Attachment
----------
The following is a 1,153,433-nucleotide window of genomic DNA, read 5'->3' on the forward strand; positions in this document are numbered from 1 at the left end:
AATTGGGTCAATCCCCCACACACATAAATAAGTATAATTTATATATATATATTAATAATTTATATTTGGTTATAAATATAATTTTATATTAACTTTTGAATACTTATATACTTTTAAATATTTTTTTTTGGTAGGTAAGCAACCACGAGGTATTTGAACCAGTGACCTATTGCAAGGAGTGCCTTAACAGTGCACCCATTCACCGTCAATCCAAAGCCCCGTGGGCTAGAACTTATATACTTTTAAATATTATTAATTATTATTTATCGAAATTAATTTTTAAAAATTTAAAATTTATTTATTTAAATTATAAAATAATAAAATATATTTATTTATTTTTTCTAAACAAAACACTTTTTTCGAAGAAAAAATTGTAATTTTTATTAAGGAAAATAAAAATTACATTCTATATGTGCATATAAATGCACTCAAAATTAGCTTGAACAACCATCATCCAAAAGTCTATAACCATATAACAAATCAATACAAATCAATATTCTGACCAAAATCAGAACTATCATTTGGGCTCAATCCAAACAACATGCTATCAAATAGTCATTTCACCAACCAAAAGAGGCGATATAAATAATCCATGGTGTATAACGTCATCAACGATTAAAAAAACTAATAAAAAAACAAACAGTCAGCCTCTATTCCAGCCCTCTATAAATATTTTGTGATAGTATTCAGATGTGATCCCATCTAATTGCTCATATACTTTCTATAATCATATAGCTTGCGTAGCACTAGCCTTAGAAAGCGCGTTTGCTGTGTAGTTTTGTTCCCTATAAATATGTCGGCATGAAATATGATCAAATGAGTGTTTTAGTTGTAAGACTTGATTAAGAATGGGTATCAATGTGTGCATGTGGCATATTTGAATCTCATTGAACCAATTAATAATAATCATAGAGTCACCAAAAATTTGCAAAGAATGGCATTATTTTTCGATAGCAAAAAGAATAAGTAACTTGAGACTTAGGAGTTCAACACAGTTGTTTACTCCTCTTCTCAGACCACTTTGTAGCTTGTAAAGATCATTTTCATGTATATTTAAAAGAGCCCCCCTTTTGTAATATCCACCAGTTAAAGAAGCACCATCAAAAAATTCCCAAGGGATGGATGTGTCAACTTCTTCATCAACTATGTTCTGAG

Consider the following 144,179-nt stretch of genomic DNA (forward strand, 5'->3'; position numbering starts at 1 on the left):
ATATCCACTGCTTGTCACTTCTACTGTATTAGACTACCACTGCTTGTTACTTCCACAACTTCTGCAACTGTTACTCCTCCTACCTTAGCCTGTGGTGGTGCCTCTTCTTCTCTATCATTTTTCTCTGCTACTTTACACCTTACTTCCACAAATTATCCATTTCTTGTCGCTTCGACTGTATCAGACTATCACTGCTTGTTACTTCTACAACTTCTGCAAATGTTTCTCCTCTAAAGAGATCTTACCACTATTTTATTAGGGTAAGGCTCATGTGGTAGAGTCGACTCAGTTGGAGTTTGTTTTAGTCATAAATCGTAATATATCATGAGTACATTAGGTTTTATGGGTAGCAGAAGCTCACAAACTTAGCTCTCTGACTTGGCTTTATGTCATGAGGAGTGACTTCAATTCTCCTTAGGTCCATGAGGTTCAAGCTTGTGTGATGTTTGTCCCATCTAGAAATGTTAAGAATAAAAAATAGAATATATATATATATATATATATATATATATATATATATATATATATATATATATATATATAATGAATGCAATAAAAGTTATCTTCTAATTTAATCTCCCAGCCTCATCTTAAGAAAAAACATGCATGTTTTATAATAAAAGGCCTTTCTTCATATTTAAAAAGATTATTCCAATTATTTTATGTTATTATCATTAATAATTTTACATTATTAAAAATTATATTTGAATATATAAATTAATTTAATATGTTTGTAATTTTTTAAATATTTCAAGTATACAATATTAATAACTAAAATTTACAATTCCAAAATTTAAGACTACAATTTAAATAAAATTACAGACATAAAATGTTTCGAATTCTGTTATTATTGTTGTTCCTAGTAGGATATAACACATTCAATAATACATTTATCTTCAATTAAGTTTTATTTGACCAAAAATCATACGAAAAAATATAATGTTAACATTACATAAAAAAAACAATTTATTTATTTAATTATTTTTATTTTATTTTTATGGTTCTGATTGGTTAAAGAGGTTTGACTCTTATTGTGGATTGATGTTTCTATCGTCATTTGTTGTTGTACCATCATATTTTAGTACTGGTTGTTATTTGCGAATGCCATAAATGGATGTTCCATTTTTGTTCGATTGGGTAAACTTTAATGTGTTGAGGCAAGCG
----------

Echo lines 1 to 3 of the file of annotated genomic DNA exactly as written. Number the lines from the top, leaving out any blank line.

The following is a 1,153,433-nucleotide window of genomic DNA, read 5'->3' on the forward strand; positions in this document are numbered from 1 at the left end:
AATTGGGTCAATCCCCCACACACATAAATAAGTATAATTTATATATATATATTAATAATTTATATTTGGTTATAAATATAATTTTATATTAACTTTTGAATACTTATATACTTTTAAATATTTTTTTTTGGTAGGTAAGCAACCACGAGGTATTTGAACCAGTGACCTATTGCAAGGAGTGCCTTAACAGTGCACCCATTCACCGTCAATCCAAAGCCCCGTGGGCTAGAACTTATATACTTTTAAATATTATTAATTATTATTTATCGAAATTAATTTTTAAAAATTTAAAATTTATTTATTTAAATTATAAAATAATAAAATATATTTATTTATTTTTTCTAAACAAAACACTTTTTTCGAAGAAAAAATTGTAATTTTTATTAAGGAAAATAAAAATTACATTCTATATGTGCATATAAATGCACTCAAAATTAGCTTGAACAACCATCATCCAAAAGTCTATAACCATATAACAAATCAATACAAATCAATATTCTGACCAAAATCAGAACTATCATTTGGGCTCAATCCAAACAACATGCTATCAAATAGTCATTTCACCAACCAAAAGAGGCGATATAAATAATCCATGGTGTATAACGTCATCAACGATTAAAAAAACTAATAAAAAAACAAACAGTCAGCCTCTATTCCAGCCCTCTATAAATATTTTGTGATAGTATTCAGATGTGATCCCATCTAATTGCTCATATACTTTCTATAATCATATAGCTTGCGTAGCACTAGCCTTAGAAAGCGCGTTTGCTGTGTAGTTTTGTTCCCTATAAATATGTCGGCATGAAATATGATCAAATGAGTGTTTTAGTTGTAAGACTTGATTAAGAATGGGTATCAATGTGTGCATGTGGCATATTTGAATCTCATTGAACCAATTAATAATAATCATAGAGTCACCAAAAATTTGCAAAGAATGGCATTATTTTTCGATAGCAAAAAGAATAAGTAACTTGAGACTTAGGAGTTCAACACAGTTGTTTACTCCTCTTCTCAGACCACTTTGTAGCTTGTAAAGATCATTTTCATGTATATTTAAAAGAGCCCCCCTTTTGTAATATCCACCAGTTAAAGAAGCACCATCAAAAAATTCCCAAGGGATGGATGTGTCAACTTCTTCATCAACTATGTTCTGAG

Consider the following 144,179-nt stretch of genomic DNA (forward strand, 5'->3'; position numbering starts at 1 on the left):